Date Approved

2007

Degree Type

Open Access Thesis

Degree Name

Master of Science (MS)

Department

Chemistry

Abstract

LL-37 is a cationic cathelin-associated broad spectrum antibiotic peptide of human neutrophils. Its mechanism of action is by disruption of the bacterial cell membrane structure. LL-21 is a simplified form of the peptide that contains only the core portion of LL-37, which retains antimicrobial activity and is easier to synthesize. We synthesized an 15N –Val-labeled LL-21 peptide which allows us to perform antimicrobial assays to know the antimicrobial activity of the new peptide LL-21 on various gram positive and gram negative bacteria. We found that our new peptide LL-21 shows good minimum inhibitory concentrations on various gram positive and gram negative bacteria except in the case of Bacillus subtilis and when compared with the parent analog, the new peptide requires slightly higher concentrations to kill the bacteria.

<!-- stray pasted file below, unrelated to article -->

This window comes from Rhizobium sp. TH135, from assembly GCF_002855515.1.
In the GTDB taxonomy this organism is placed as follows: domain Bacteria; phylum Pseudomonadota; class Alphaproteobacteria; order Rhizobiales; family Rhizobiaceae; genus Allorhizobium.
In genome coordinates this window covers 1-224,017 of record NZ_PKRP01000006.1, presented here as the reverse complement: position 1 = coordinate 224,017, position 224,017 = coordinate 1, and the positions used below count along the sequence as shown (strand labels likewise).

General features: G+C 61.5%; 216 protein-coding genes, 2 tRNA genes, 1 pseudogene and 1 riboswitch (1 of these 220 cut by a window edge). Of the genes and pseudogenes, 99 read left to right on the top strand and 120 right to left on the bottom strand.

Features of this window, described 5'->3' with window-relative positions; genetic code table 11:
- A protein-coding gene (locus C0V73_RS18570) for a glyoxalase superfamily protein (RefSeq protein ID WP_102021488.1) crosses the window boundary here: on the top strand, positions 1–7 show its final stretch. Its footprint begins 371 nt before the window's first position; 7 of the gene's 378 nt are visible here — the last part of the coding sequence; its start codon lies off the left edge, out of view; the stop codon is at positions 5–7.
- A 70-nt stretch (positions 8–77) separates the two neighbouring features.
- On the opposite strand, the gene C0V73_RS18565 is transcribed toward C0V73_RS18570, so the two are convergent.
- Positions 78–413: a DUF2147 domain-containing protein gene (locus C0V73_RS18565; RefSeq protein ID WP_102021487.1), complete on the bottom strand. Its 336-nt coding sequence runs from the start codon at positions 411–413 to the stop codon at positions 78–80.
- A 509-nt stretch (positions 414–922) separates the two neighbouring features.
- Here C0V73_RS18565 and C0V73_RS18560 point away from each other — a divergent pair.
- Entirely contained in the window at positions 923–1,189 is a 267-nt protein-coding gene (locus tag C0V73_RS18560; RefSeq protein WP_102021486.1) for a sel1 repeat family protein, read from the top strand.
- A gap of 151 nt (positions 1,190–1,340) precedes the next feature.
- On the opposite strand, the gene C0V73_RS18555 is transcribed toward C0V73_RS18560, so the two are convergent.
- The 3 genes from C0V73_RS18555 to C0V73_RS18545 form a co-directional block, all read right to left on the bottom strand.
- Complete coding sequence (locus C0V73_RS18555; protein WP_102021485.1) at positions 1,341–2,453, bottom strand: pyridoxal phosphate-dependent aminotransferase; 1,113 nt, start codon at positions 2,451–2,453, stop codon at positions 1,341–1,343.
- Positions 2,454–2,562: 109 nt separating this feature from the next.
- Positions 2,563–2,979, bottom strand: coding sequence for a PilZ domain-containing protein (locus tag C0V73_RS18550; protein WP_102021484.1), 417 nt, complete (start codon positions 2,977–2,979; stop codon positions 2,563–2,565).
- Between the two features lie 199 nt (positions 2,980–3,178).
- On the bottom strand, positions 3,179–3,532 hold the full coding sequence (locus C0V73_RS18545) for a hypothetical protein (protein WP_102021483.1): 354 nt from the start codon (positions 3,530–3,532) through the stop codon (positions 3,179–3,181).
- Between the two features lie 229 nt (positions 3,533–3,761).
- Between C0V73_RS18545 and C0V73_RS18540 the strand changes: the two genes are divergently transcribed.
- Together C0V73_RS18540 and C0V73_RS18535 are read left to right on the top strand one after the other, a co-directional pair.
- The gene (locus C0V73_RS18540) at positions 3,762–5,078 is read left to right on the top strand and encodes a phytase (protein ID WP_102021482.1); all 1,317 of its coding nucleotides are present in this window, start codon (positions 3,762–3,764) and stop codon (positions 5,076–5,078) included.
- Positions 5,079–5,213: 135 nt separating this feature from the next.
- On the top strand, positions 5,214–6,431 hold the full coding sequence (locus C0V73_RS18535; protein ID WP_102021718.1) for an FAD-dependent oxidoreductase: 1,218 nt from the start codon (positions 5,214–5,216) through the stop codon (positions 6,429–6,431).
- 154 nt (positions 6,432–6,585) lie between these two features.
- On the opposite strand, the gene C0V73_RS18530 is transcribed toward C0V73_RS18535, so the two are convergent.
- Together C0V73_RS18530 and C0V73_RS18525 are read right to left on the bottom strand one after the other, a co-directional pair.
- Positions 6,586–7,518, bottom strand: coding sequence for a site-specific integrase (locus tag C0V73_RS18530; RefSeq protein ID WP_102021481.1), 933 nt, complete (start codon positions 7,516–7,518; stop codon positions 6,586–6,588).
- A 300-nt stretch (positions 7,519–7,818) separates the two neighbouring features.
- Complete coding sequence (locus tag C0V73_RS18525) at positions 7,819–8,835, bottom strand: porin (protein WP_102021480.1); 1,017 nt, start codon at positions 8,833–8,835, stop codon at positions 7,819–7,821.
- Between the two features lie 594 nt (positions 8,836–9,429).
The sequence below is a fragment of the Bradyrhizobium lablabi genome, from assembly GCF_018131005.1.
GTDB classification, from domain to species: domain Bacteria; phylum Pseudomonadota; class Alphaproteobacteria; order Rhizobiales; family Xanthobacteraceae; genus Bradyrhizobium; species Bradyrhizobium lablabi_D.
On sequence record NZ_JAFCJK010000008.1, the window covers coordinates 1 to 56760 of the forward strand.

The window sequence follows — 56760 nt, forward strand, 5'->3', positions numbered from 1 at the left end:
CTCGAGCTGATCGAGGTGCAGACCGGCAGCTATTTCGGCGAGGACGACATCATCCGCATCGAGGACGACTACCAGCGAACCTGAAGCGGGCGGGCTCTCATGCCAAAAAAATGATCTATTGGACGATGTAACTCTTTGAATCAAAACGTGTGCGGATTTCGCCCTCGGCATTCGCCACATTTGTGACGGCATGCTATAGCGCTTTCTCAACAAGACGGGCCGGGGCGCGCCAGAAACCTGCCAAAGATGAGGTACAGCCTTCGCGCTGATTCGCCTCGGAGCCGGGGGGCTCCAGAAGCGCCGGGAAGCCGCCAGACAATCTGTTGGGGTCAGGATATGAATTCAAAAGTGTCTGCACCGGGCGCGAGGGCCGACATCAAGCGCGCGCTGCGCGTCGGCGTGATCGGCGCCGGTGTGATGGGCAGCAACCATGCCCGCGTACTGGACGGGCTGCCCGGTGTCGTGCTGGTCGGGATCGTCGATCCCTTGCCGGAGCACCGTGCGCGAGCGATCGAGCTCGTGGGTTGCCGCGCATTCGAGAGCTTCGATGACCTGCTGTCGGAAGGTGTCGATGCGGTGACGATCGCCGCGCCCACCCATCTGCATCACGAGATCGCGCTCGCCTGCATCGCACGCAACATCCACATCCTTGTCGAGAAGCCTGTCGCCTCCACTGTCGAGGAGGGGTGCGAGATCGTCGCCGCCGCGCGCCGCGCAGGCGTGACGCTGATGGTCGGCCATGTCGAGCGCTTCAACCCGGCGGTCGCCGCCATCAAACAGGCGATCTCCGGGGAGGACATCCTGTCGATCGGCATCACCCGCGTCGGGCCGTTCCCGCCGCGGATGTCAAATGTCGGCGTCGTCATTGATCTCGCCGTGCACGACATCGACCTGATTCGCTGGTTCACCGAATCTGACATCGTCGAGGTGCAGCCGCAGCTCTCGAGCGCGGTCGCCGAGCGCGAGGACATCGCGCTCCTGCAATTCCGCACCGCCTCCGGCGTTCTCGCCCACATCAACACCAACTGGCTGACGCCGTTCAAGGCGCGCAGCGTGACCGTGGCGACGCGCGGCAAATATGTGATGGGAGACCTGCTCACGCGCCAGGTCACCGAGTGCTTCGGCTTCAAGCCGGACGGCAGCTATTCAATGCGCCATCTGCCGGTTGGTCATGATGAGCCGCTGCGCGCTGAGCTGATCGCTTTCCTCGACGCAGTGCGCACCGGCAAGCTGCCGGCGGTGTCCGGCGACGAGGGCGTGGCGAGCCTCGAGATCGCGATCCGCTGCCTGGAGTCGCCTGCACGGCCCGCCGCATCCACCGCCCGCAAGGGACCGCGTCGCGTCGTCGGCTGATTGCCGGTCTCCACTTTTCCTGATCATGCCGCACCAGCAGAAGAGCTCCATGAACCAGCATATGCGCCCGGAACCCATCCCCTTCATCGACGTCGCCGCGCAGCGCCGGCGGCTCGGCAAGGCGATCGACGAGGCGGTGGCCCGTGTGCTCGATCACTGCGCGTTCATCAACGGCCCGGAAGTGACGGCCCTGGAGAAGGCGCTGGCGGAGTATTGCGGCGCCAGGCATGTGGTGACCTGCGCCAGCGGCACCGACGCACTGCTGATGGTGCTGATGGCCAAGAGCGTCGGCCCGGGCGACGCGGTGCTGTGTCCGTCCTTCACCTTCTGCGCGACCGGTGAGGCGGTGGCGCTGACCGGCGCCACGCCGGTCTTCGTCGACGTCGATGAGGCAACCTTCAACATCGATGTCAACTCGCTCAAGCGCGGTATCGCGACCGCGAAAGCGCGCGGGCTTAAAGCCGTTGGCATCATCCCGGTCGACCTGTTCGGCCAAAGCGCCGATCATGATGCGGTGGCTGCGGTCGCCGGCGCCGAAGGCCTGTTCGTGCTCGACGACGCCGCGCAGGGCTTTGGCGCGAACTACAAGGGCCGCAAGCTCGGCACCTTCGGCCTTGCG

Solid state NMR studies on LL-21 help to measure helix tilt in the bacterial cell membranes. This will provide information on its precise mode of action, either detergentlike activity or pore formation. In the future, the replacement of some of the amino acids in LL-21 with 19F and deuterium labels in specified positions will give more information on the orientation, dynamics, and rotation of the peptide in bacterial cell bilayers.

Included in

Chemistry Commons

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